Indonesia and Vietnam stocks rose on Wednesday as risk appetite was whetted by government measures to cushion the economic impact of the fast-spreading coronavirus, while Singapore shares slipped following sharp gains in the previous session.
The Jakarta SE Composite Index climbed as much as 2%, with financials leading the gains. PT Bank Central Asia Tbk and PT Bank Mandiri (Persero) Tbk rose more than 4% each.
Sebastian Tobing, an equity strategist with Trimegah Sekuritas Indonesia, attributed the rise to the government's stimulus measures.
President Joko Widodo declared a public health emergency over the epidemic on Tuesday and announced nearly $25 billion additional spending to counter its impact.
The central bank on Tuesday slashed its economic growth outlook for 2020 to 2.3%-2.5% from an earlier estimate of 4.2%-4.6%.
Shares in Vietnam advanced as much as 2%, with gains underpinned by financials.
Vietnam will offer 28 trillion-30 trillion dong ($1.19 billion to $1.27 billion) in cash to low-income earners hit by the pandemic, the government said on Tuesday.
Philippine stocks rose as much as 1.5%, with big cap property developer SM Prime Holdings up 5%.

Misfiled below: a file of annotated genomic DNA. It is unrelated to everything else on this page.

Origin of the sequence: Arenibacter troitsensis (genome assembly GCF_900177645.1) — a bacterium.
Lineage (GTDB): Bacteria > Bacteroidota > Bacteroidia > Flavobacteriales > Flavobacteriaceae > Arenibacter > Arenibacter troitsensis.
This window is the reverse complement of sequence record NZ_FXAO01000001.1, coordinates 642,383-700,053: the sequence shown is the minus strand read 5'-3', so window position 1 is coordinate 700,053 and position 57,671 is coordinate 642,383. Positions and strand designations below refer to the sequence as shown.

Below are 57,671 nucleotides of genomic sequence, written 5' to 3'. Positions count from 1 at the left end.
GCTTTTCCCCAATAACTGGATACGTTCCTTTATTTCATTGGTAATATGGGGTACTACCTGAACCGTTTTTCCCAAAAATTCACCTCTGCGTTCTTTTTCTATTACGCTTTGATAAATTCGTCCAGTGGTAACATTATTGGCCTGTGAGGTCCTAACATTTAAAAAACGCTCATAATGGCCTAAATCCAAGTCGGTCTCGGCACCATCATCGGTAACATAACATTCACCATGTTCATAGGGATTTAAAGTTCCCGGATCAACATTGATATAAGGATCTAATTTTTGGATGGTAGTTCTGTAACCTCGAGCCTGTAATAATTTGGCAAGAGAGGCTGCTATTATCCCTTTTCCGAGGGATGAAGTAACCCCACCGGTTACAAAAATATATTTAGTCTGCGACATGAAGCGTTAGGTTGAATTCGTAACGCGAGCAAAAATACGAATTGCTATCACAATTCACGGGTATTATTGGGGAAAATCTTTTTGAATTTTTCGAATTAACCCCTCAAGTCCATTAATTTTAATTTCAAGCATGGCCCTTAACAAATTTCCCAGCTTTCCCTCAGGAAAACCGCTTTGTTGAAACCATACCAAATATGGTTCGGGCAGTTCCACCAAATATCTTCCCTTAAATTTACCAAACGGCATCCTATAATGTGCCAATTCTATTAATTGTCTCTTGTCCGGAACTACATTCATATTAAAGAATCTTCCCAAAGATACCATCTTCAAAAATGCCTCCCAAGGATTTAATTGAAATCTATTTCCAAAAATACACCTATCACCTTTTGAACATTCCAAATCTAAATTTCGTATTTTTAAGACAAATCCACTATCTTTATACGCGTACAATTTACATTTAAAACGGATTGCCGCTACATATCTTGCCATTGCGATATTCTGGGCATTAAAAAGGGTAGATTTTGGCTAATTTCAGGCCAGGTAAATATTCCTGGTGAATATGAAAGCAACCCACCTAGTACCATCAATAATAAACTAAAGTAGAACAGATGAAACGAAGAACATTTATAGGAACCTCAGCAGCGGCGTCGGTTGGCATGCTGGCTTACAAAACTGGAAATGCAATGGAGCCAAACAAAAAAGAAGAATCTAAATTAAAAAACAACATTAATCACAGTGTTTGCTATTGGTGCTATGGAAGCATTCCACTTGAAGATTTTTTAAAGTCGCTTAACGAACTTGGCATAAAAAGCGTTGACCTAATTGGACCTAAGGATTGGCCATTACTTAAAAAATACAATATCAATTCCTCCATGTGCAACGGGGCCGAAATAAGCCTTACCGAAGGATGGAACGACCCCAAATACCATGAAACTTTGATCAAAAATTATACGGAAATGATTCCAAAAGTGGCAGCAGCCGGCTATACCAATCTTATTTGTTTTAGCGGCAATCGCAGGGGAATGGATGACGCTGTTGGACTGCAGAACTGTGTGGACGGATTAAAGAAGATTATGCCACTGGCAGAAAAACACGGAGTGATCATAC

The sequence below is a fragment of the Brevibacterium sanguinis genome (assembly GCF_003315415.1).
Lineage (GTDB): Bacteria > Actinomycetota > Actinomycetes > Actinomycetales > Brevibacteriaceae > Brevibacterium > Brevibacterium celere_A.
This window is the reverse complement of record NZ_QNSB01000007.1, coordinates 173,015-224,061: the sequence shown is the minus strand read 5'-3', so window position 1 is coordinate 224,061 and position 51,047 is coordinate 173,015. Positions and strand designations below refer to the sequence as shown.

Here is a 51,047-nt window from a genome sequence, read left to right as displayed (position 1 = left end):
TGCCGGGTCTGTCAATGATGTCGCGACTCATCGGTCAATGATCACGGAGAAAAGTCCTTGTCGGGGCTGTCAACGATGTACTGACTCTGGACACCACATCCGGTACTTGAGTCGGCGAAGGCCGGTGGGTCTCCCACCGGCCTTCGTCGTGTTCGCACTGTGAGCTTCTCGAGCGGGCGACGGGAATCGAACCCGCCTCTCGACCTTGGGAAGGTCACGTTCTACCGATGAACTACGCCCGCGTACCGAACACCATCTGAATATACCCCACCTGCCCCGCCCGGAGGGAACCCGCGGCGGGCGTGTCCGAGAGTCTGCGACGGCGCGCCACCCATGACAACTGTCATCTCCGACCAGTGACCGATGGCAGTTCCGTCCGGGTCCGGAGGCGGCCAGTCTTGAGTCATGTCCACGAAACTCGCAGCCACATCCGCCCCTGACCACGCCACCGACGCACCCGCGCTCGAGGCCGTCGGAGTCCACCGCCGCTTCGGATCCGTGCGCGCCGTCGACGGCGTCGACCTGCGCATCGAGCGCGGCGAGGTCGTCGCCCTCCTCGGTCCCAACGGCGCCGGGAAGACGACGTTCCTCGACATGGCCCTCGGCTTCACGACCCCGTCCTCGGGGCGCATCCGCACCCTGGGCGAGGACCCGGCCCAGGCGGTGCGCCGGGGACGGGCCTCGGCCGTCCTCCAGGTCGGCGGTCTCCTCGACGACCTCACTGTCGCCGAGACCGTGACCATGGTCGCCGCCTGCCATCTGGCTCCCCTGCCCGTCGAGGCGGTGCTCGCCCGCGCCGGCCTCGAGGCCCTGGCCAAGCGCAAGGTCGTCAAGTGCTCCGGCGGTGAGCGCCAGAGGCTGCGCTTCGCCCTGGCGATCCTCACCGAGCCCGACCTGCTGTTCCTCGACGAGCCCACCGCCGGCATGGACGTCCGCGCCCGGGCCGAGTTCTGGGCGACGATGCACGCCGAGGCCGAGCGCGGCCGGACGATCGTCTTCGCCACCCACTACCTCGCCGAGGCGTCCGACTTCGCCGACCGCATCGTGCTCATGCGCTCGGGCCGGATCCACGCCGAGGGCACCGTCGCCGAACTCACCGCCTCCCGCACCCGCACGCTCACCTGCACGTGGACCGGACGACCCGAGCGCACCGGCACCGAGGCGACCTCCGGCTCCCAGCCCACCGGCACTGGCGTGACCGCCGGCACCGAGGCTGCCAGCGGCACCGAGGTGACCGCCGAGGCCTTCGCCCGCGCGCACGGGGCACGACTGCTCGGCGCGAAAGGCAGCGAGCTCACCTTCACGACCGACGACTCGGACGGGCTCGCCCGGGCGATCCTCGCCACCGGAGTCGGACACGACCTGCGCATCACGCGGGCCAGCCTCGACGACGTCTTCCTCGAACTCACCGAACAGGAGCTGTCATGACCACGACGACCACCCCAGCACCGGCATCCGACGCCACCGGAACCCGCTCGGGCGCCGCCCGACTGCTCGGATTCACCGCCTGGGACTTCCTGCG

On the downside, China's factory activity showed minimal growth in March after a plunge in the previous month, a private survey showed, indicating that the world's second-largest economy remains under pressure from the pandemic.
Singapore stocks lost more than 1%, dragged by blue chips Jardine Matheson Holdings and Jardine Strategic Holdings.
Malaysian equities shed up to 1.4%, with heavyweight Tenaga Nasional losing 1.8%.
Malaysia's movement restrictions have prevented major daily spikes in coronavirus infections, the government said on Tuesday, but the World Bank warned the trade-reliant country's economy would shrink this year for the first time in more than a decade.
Thai shares slipped after Tuesday's 3.5% jump, with financials leading the fall.
Thailand's cabinet agreed to triple the number of workers receiving cash handouts to nine million to help cushion the impact of the virus.